Commerical solar PV installer BeBa Energy recently completed a 1.51MW project for apple grower AC Goatham & Son, with the solar spread across existing roofs at Flanders Farm in Hoo and Howt Green Farm near Bobbing.
Alongside installation, BeBa also offers asset management including operations and maintenance and optimisation of systems as well as panel cleaning – having invested in a robotic cleaning system – and repairs in cases where inverters have run into a fault and the client doesn't have the support of the original installer.
Solar Power Portal caught up with Shaun Beattie, director at BeBa Energy, to delve into the company's early beginnings as a joint venture, using Google Earth to source new leads and the “buoyant” commercial solar market.
What were the early days like for BeBa Energy when first created around ten years ago?
A unique point to our business is that we were a joint venture in 2010 between British businessmen and BeBa Energy GmbH. So rather than learning everything from scratch, we were able to bring over the knowledge base that we had from our German partners and not create the same challenges that a lot of businesses did when everyone was running around installing panels on every square meter of roof that they could find.
In a practical sense, what that's meant is that we boarded the solarcoaster at the same time as everybody else, but it was almost a tortoise and the hare type arrangement. We didn't hit the dizzy heights of £15-£20 million turnover during the feed-in tariff days because we were fitting a lot less solar than everybody else, but we were putting in place maintenance contracts, we were optimising the outputs of the system and we were considering long-term maintenance of the system.
What is your focus as a business currently?
We have four key areas of the business that we focus on. One is new installations like the Goatham's project. The other key parts of our business are asset management – so operations and maintenance, optimising systems, making sure they're performing as they should be. Cleaning is a relatively new but important part of the business; we invested in a robotic cleaning system and so we're out cleaning panels fairly frequently. It's become a very big part of the business. Then lastly is repairs, so inverters that are going wrong and the client sadly doesn't have the support of their original installer.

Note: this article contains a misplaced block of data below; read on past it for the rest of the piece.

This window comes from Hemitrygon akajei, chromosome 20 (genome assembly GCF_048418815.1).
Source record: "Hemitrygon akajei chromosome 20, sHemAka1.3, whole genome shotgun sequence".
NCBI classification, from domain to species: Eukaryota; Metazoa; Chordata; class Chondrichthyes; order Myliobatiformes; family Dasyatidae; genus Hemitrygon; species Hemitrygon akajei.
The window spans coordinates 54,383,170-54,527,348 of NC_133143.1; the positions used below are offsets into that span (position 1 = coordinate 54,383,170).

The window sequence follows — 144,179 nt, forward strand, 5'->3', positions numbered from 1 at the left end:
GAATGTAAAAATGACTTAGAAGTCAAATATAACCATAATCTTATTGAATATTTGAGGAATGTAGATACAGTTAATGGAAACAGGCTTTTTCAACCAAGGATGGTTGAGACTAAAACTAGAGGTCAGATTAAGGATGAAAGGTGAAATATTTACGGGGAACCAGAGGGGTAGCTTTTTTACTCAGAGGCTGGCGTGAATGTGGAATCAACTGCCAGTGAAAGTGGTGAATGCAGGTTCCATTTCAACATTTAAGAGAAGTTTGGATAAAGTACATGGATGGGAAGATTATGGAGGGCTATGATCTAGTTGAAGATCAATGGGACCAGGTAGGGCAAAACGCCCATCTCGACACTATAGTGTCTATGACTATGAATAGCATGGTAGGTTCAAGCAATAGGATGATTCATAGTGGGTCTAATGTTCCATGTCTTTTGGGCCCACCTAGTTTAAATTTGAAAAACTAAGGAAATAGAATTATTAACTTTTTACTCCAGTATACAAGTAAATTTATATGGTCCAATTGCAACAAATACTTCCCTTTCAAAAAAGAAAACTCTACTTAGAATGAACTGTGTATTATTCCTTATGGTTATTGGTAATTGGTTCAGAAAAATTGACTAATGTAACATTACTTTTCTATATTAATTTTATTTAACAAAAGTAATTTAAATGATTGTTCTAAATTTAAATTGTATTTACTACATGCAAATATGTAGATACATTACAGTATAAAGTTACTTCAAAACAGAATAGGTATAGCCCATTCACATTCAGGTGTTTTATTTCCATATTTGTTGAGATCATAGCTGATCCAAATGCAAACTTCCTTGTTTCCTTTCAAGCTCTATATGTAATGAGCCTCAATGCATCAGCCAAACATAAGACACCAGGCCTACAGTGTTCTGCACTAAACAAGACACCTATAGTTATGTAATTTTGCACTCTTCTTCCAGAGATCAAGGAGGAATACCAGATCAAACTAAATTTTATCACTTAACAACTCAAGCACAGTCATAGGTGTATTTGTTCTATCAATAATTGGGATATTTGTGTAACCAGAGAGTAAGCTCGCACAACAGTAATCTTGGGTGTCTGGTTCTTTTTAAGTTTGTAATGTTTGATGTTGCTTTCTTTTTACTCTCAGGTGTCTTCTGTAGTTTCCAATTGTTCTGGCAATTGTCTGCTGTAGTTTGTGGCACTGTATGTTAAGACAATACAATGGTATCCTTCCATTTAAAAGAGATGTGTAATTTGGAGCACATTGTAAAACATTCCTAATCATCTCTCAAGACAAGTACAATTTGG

How do you source your leads when looking for new installation projects?
Rather than wait for the phone to ring – although that is one of our routes to market because we have a very nice website which we're in the process of optimising – we actually take the fight out. We spend a lot of time on Google Earth looking at industrial estates, looking at farms, to try and find sites for PV that on the surface look appropriate, and then make a very soft approach to the occupier, who is hopefully the owner of the building or at least a long-term tenant, and inquiring whether they've ever considered putting their roof to work.
The other avenue is mutual contacts or strategic partners, so people that work with a business that owns its building that might be looking at ways of reducing their electricity consumption from the grid or becoming greener. They might say that they know of BeBa and maybe you should have a conversation with them. So strategic partners, word of mouth are also huge for us.
What is the market for commercial solar currently like right now?
I would almost go so far as to say that in terms of opportunities it's almost as busy as the days of the feed-in tariff.
Projects are taking longer to develop now because there's no longer that rush to meet a feed in tariff deadline, which was always the elephant in the room when you were taking a client through the opportunities. So in terms of orders being closed and the volume of orders being agreed, I think it's much lower, but the projects are bigger, and I definitely think that in terms of inquiries, we're almost at the heady heights of the feed-in tariffs days.
Why would you say there’s so much interest?
I think there's much better awareness now around both solar specifically but also carbon reduction more generally. Solar is also a mature technology now, and there's lower perceived risk. If you imagine the Return on Investment 10 years ago was 15 or 16% for example, a large chunk of that return was underpinned by government subsidies. The commercial market isn’t that used to government subsidies. Whereas now we're able to go back with maybe a slightly lower return of 12% or 13%, but all of that is via savings on their electricity bill. It's seen as a more stable return.
Then the final one – and probably a really big one – is energy costs. In the conversations I have with my clients, energy costs are seen as the third string to the only things certain in life are death and taxes – and energy bills. It was just seen as a by-product of doing business. Now there is a plethora of options open to businesses in how to manage energy use, such as LED lights, solar on the roof and wind turbines. Solar isn't the answer all of the time, but it is probably the most easily accessible technology.
I think all of that combined means that it's a buoyant market.